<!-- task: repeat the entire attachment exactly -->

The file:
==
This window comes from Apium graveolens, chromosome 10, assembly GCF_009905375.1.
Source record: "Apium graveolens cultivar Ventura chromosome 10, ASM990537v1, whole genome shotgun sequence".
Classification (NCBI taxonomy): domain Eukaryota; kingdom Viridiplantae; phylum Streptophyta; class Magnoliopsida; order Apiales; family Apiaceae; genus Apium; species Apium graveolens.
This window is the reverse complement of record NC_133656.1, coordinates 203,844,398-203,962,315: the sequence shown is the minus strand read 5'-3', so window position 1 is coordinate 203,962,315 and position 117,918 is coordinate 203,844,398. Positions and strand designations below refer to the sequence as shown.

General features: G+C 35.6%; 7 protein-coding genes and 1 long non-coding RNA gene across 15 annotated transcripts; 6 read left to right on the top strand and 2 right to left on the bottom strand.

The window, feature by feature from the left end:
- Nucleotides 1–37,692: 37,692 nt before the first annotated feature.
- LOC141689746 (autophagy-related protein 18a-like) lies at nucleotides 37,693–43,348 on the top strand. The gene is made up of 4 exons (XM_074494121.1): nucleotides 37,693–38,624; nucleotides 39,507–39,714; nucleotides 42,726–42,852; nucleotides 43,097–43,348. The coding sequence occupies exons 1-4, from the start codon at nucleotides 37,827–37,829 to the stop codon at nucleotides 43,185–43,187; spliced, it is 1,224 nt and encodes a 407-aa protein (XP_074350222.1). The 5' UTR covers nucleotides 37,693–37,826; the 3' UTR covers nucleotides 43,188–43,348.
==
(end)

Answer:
This window comes from Apium graveolens, chromosome 10, assembly GCF_009905375.1.
Source record: "Apium graveolens cultivar Ventura chromosome 10, ASM990537v1, whole genome shotgun sequence".
Classification (NCBI taxonomy): domain Eukaryota; kingdom Viridiplantae; phylum Streptophyta; class Magnoliopsida; order Apiales; family Apiaceae; genus Apium; species Apium graveolens.
This window is the reverse complement of record NC_133656.1, coordinates 203,844,398-203,962,315: the sequence shown is the minus strand read 5'-3', so window position 1 is coordinate 203,962,315 and position 117,918 is coordinate 203,844,398. Positions and strand designations below refer to the sequence as shown.

General features: G+C 35.6%; 7 protein-coding genes and 1 long non-coding RNA gene across 15 annotated transcripts; 6 read left to right on the top strand and 2 right to left on the bottom strand.

The window, feature by feature from the left end:
- Nucleotides 1–37,692: 37,692 nt before the first annotated feature.
- LOC141689746 (autophagy-related protein 18a-like) lies at nucleotides 37,693–43,348 on the top strand. The gene is made up of 4 exons (XM_074494121.1): nucleotides 37,693–38,624; nucleotides 39,507–39,714; nucleotides 42,726–42,852; nucleotides 43,097–43,348. The coding sequence occupies exons 1-4, from the start codon at nucleotides 37,827–37,829 to the stop codon at nucleotides 43,185–43,187; spliced, it is 1,224 nt and encodes a 407-aa protein (XP_074350222.1). The 5' UTR covers nucleotides 37,693–37,826; the 3' UTR covers nucleotides 43,188–43,348.